Every year a handful of hālau who are not competing in kahiko or 'auana night are invited to a showcase at the Merrie Monarch Festival, but only one a halau from Hilo is asked to open Hō'ike every single year.
The stadium where Merrie Monarch takes place is named in honor of Aunty Edith Kanaka'ole -- a revered dancer, chanter, and composer, who is considered one of the preeminent kumu hula of Hawai'i.
Aunty Luana Kawelu, the Merrie Monarch Festival chairman, says the opening number each year at Hō'ike is given to Aunty Edith's family halau, Hālau o Kekuhi, because of the support she lent to the Festival from the very beginning and the standard at which the hālau has set the bar for hula kahiko.
"I think it's a really big honor -- especially for this place to be named after Grandma Edith -- and we be the first people on that stage," described Kauilanuimakehaikalani Keali'ikanaka'oleohaililani. "I can feel all that mana coming from that era. It transcends through time. Because we continue this style and we continue to live it, it becomes generational."
Aunty Edith's 'ohana says it's not about going first that matters -- it's about what that role means.
"Being able to be the first ones to drop sweat on the stage is, in my mind, making the first sacrifice. That's an altar. Thousands of thousands of people cycling onto that altar with the best of what their kūpuna gave them. It's the mōhai. It's the sacrifice before everyone comes and does their own offering," explained kumu hula Kekuhi Keali'ikanaka'oleohaililani. To be able to drop sweat is to be able to say, 'Everything going be maika'i'. It has to be the best offering we have -- the best gift we can possibly give -- that has to go into the stage."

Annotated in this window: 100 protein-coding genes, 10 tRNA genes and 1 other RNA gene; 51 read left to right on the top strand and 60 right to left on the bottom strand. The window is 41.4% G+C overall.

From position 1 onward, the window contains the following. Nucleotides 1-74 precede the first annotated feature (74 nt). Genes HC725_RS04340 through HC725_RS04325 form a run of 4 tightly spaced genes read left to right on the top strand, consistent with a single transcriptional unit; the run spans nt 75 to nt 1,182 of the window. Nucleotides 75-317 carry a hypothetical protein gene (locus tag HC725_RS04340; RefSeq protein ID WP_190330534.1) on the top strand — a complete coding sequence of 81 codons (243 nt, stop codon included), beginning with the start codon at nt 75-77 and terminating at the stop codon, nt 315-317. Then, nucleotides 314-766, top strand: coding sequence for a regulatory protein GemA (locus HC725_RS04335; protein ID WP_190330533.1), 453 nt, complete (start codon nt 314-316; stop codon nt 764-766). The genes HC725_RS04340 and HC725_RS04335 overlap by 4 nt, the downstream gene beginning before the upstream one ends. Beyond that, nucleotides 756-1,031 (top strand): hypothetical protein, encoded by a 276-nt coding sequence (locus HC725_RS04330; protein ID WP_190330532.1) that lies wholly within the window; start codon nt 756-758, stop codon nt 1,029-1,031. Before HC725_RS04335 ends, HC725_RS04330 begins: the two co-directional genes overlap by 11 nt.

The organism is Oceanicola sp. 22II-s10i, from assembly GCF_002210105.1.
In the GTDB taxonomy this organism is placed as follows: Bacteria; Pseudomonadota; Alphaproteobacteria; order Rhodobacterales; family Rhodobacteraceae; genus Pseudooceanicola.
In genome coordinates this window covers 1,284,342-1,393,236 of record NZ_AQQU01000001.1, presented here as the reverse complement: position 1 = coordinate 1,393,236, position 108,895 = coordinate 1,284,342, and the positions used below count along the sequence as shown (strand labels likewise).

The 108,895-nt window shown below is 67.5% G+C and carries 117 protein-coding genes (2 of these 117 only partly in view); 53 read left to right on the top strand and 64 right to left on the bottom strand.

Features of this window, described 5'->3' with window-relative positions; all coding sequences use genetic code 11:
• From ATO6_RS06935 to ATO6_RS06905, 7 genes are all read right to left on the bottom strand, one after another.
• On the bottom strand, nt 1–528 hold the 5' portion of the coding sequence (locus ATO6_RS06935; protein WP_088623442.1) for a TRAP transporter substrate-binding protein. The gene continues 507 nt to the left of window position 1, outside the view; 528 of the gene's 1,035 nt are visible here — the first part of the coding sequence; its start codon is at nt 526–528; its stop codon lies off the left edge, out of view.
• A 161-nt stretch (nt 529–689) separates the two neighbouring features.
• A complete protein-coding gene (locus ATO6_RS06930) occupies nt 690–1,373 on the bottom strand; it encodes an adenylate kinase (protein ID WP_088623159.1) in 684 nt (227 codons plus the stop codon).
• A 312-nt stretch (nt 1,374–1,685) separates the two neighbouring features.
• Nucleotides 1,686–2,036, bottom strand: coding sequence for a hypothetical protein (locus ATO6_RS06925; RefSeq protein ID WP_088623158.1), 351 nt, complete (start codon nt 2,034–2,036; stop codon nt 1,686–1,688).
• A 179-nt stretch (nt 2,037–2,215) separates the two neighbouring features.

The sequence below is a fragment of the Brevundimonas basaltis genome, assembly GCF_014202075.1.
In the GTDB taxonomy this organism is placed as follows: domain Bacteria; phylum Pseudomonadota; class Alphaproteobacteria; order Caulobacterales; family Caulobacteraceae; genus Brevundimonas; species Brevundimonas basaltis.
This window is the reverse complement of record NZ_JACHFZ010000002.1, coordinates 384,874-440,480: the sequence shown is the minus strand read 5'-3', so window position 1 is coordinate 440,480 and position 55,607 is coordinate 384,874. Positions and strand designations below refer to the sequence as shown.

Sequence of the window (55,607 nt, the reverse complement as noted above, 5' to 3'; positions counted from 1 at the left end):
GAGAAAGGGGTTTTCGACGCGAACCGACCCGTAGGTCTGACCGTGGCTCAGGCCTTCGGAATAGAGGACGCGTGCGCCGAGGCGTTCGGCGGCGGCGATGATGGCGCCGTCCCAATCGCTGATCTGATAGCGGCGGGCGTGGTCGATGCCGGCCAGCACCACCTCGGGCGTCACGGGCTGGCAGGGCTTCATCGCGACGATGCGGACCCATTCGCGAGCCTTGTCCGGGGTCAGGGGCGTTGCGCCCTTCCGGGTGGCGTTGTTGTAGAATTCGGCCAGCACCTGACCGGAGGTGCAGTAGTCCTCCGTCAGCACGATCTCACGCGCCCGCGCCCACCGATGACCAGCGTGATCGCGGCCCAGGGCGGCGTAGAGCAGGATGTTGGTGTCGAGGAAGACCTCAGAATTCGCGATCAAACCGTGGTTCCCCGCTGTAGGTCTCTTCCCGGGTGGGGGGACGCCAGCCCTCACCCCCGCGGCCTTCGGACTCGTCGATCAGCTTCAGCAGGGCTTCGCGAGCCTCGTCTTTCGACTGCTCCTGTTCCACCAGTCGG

Their style is 'ai ha'a, a form of hula kahiko that's not just alive but thriving as it's been passed down through the Kanaka'ole hula lineage.
"When I 'uwehe on stage it's not necessarily about just me opening up my physical self as well as my spiritual self, but it's about opening up close to seven generations of archaic memory previously. It doesn't necessarily hit me until I really get on the stage and start to break a sweat and that's when it really starts to open up and that's where I feel the connection through multiple generations -- that's where the legacy really starts to mean something for me," described Kuhao Zane.
Kumu hula Nālani Kanaka'ole says performing at Merrie Monarch isn't just an opportunity to share their style and inform others, but a chance to showcase ancestral memories within the mele they dance. She credits the Festival for the renaissance of hula kahiko.
"50 years ago hula kahiko was not known and was not taught popularly now we have the development of a certain style of hula kahiko that everyone accepts -- and this is what Merrie Monarch has done for that," kumu hula Nālani said.
Hālau o Kekuhi is a family affair in more ways than one -- not just the multiple generations of Kanaka'ole's that make up the hālau, but down to the toddlers kumu Nālani encourages to participate in practice. She says even if they are just watching from the stage, that observation is critical because that's what plants the seed of love, appreciation and knowledge that ensures hula and the Hawaiian culture lives on.
"When you do anything Hawaiian, if you are in a practicing position -- like the hula or like canoe paddling -- there is not only a buoyance, but a transcendence of older knowledge that comes into you or that comes into play when you're doing or practicing the hula at the same time. This not only comes to me, but it also disseminates through the generations. It's important that we teach our kids to remember dreams because that's where the knowledge come from," kumu hula Nālani Kanaka‘ole said.